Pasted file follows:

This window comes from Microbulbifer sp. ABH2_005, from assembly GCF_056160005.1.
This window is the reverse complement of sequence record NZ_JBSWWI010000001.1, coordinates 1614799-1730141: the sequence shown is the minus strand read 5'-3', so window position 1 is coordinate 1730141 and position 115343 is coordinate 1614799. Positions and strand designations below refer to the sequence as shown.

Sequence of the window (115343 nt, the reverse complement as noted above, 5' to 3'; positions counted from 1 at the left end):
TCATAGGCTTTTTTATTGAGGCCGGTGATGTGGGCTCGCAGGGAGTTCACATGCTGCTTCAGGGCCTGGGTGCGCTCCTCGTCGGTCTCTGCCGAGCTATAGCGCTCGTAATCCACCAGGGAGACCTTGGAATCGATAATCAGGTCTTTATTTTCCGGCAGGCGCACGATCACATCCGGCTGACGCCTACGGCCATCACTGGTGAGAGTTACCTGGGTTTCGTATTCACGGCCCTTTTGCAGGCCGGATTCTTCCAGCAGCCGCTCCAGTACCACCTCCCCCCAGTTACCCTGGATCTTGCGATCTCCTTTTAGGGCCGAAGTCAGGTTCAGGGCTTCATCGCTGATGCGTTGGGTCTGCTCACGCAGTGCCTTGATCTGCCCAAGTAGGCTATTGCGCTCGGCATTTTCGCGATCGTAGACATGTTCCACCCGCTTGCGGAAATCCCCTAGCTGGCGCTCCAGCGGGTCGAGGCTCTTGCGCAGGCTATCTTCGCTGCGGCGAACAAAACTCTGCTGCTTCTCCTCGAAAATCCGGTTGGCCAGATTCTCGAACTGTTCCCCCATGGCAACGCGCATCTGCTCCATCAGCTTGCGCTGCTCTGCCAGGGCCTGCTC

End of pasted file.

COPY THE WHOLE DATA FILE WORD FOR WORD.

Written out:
This window comes from Microbulbifer sp. ABH2_005, from assembly GCF_056160005.1.
This window is the reverse complement of sequence record NZ_JBSWWI010000001.1, coordinates 1614799-1730141: the sequence shown is the minus strand read 5'-3', so window position 1 is coordinate 1730141 and position 115343 is coordinate 1614799. Positions and strand designations below refer to the sequence as shown.

Sequence of the window (115343 nt, the reverse complement as noted above, 5' to 3'; positions counted from 1 at the left end):
TCATAGGCTTTTTTATTGAGGCCGGTGATGTGGGCTCGCAGGGAGTTCACATGCTGCTTCAGGGCCTGGGTGCGCTCCTCGTCGGTCTCTGCCGAGCTATAGCGCTCGTAATCCACCAGGGAGACCTTGGAATCGATAATCAGGTCTTTATTTTCCGGCAGGCGCACGATCACATCCGGCTGACGCCTACGGCCATCACTGGTGAGAGTTACCTGGGTTTCGTATTCACGGCCCTTTTGCAGGCCGGATTCTTCCAGCAGCCGCTCCAGTACCACCTCCCCCCAGTTACCCTGGATCTTGCGATCTCCTTTTAGGGCCGAAGTCAGGTTCAGGGCTTCATCGCTGATGCGTTGGGTCTGCTCACGCAGTGCCTTGATCTGCCCAAGTAGGCTATTGCGCTCGGCATTTTCGCGATCGTAGACATGTTCCACCCGCTTGCGGAAATCCCCTAGCTGGCGCTCCAGCGGGTCGAGGCTCTTGCGCAGGCTATCTTCGCTGCGGCGAACAAAACTCTGCTGCTTCTCCTCGAAAATCCGGTTGGCCAGATTCTCGAACTGTTCCCCCATGGCAACGCGCATCTGCTCCATCAGCTTGCGCTGCTCTGCCAGGGCCTGCTC